Getting to know China
Liz is a 24-year-old who has decided to take a break from city life and visit one of the most mysterious and colourful countries in the world.
Liz decided to spend her gap year somewhere out of the ordinary. After finding work in a primary school in China, she has tried to get her head around a country full of surprise and contradiction.
I hesitated about writing you my tales of clichéd cultural observations and superficial interactions in a foreign land, but it seems to be doing wonders for Sofia Coppola so I thought I might as well.
I appear to be in China, unless I'm just going around in circles in Chinatown. I don't think I'm in Chinatown because I don't remember ever seeing boutiques there called 'Sane Dandy', 'Sunflower Youngman', or 'Wanko'.
When I arrived in China I managed to get a job in a primary school (called No1 Primary School). The kids are crazy, but cute and fun; plus I get to name them if they don't already have an English name. We get kids turning up with names like Happy, Evergreen, Ice-cream, Go Go, Yellow, Eagle, etc, but I only insist on renaming them if they've christened themselves something like, Helen or Lily and are male. I also persuaded a lovely young girl who had called herself Ratty, to choose a different name.
It's good here. Delights and surprises are to be found at every turn. The little details of design, decoration, accident and decay. A lot of the buildings are plain and dirty, made beautiful by a bright banner here, a lantern there, stencilled characters everywhere. I can while away hours in the supermarket, trying to guess if things are animal, vegetable or mineral; filling my basket with bamboo toothpaste, aloe vera yogurt and pineapple beer. Other days, I see cosmetics, which thicken one's eyebrows, whiten one's skin, or cure its 'horniness'. I've been steering clear of the markets though, in fear of coming home with several puppies and bird flu.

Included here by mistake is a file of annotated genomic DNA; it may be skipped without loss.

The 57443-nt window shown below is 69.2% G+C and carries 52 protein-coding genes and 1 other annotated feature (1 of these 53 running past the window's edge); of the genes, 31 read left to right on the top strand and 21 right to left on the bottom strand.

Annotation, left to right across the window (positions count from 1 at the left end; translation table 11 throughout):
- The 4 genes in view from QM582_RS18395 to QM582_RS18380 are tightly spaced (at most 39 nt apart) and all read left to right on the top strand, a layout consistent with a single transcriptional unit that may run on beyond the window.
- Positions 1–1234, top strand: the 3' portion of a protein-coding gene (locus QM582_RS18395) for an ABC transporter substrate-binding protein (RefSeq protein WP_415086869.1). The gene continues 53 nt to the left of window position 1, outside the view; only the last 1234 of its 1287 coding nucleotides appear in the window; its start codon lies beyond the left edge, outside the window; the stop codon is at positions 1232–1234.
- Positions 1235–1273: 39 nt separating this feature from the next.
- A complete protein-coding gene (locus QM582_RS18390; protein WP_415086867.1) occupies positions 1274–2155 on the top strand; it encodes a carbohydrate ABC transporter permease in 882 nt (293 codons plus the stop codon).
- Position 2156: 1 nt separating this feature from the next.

It sounds crazy, but it often reminds me of parts of Europe here. Maybe only I could possibly perceive parallels between Europe and this unique ancient culture, but the facts are:
"We get kids turning up at school with names like Happy, Evergreen, Ice-cream, Go Go, Yellow and Eagle."
2.The sewers stink
3.There are lots of old men in suits sitting around playing cards and chain-smoking.
I'm looking forward to getting a bike. It seems like it'll be heaven riding around a place where the bicycle is actually respected. I've seen some amazing stuff being carried on bikes: entire van-loads of gas cylinders; plastic toilet brushes; water coolers; cardboard boxes; gardening tools; bamboo poles; a couple of kids and a grandparent all strapped onto the back of one bike ridden by a 12-year-old girl.
I think I'll feel safer riding than walking on the footpath, which is all over the place. Multi-dimensional, interactive, and resplendent with open manholes down to the sewer. As for crossing the road... yikes. Cars go through pedestrian lights even though they've gone to all the trouble of animating the little green man so you can't mistake what he's on about. And then there are the taxis. Working on the assumption that all Caucasians need a taxi even if they don't realise it yet themselves, they're always stopping in front of me, honking madly and trying to back up over my foot when I'm trying to cross the road to get to the bus stop.
Sometimes I feel like Alice in Wonderland. Like the day I saw an unassuming door with the word 'coffee' on it and wandered in. An exquisitely groomed, uniformed waitress rushed to greet me and led me up a big, brassy staircase, past a grand piano, into a room filled with cane swing-seats hanging from the ceiling by plastic ivy vines. I pointed to 'flat white' on the menu, and she brought me something that tasted like lukewarm International Roast with a big whirl of gassy-tasting whipped cream on top, followed by a bill amounting to the cost of a week's groceries.